It is interesting to note that in announcing a single client for all its VPN equipment recently, Cisco also announced that it will introduce a new VPN client for handhelds.
Actually, Cisco is getting the PDA software from Certicom, something that Certicom announced earlier this year when it introduced its movianVPN software. Cisco VPN concentrators will support the client.
This software will allow PDA users to connect to corporate VPNs securely, and demands little enough processing power so the tiny devices don’t slow to a crawl as they send encrypted data across the Internet via an IP tunnel.
Cisco is highlighting this PDA agreement at the same time it is finally trimming back its VPN clients, indicating the importance of this technology. As it tries to whip its VPN lines into shape, Cisco wants users to know that it has an answer for PDAs.
This makes sense because corporate enterprises are faced with exploding use of these devices and desperately need to find a way to make sure they don’t open enterprises to security threats. The depth of their concern is reflected by the reaction to the Certicom client. Nortel Networks, Check Point and Alcatel have bought into movianVPN, as have Handspring, Novatel Wireless and service provider iPass. Not bad for a product that is less than two months old.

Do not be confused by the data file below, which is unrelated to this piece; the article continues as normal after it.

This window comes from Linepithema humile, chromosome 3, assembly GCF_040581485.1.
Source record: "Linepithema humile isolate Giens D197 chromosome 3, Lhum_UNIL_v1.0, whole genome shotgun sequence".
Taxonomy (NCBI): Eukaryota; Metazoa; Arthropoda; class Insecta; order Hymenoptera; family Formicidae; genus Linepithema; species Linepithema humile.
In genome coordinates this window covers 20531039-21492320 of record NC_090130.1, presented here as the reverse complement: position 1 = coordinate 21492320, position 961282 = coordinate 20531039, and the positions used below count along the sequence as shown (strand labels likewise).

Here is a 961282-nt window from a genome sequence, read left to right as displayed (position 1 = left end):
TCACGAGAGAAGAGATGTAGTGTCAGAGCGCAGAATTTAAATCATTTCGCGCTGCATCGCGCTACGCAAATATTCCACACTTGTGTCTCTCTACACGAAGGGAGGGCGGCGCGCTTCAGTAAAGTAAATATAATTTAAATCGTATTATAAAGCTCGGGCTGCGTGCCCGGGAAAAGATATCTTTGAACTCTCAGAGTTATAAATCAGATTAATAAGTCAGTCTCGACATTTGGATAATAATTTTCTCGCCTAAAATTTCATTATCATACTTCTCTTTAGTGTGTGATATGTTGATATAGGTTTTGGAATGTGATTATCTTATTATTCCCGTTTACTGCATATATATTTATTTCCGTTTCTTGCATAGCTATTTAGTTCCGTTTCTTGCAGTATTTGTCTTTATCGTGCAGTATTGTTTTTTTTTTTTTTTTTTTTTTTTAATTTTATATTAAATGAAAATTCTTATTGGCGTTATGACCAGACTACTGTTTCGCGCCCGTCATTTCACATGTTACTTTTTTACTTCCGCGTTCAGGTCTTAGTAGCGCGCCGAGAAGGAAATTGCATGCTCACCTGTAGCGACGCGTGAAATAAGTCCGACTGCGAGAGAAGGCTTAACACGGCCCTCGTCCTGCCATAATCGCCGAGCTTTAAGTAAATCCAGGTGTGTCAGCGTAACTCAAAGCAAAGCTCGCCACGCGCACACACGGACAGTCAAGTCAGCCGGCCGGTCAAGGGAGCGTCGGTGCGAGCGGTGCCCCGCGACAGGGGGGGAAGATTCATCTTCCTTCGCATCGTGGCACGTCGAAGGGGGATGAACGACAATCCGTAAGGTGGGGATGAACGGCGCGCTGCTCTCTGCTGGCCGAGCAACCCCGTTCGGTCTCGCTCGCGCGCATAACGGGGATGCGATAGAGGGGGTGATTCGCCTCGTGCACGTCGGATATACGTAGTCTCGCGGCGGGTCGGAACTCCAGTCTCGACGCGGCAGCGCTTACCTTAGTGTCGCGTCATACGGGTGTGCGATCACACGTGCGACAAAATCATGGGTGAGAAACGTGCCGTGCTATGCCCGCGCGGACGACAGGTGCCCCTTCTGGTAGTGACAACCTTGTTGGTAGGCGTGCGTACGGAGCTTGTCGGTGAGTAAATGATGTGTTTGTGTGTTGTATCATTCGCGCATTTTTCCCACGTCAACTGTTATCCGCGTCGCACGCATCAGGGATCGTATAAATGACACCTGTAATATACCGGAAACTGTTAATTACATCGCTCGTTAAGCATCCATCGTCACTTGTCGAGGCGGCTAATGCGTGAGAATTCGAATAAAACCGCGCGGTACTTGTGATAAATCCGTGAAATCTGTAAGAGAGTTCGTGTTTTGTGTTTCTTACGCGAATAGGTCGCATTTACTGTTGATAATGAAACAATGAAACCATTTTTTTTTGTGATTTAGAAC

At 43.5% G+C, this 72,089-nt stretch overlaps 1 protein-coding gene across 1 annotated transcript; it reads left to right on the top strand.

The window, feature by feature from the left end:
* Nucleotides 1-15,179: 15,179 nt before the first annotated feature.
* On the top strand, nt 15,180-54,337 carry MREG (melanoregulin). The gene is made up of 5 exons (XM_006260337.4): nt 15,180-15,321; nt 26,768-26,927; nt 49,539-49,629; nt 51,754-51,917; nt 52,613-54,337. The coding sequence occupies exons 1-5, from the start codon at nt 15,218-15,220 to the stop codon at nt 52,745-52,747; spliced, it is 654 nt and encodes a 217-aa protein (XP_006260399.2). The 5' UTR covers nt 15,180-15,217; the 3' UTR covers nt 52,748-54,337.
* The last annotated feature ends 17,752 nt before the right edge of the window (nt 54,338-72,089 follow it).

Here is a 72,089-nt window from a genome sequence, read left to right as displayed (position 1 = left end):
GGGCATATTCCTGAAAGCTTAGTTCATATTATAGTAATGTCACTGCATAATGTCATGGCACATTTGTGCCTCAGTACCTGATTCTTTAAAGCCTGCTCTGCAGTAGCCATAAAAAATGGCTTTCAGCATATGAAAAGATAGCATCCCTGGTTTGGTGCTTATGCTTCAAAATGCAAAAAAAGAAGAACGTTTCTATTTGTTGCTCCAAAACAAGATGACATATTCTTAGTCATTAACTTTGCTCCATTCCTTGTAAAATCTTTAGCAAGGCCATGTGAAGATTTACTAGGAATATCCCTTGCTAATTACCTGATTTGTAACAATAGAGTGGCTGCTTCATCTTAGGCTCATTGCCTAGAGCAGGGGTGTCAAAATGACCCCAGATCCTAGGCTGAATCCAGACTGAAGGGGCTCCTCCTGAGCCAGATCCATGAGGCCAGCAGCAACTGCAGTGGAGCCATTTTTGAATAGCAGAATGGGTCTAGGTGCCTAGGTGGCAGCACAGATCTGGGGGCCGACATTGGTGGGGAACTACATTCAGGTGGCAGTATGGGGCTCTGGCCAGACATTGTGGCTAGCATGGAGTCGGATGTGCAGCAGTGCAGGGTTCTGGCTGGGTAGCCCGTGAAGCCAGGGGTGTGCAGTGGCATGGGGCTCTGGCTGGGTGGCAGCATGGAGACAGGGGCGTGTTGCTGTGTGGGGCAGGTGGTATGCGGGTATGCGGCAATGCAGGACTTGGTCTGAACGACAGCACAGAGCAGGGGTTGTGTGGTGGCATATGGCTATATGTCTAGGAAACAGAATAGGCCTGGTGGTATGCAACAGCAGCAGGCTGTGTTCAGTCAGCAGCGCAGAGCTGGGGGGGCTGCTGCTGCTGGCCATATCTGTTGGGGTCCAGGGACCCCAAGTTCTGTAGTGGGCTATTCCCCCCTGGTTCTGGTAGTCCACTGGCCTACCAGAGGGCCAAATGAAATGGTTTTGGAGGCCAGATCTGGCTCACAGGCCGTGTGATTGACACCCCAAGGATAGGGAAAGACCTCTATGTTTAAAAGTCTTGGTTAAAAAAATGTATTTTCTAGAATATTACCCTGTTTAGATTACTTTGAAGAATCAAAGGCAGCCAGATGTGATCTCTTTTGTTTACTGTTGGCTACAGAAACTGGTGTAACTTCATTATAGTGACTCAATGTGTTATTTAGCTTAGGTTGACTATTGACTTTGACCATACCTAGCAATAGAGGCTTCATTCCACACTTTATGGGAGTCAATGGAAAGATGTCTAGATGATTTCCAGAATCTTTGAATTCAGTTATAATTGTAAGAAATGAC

The product is by no means hardened yet, but it is probably worth taking a look at, particularly for corporate users that have VPNs today. Play with it. Run a trial. Get a handle on it today -- because you will inevitably have to deploy it or something like it, and your education can’t start too soon.
This story, "The future is the PDA " was originally published by Network World.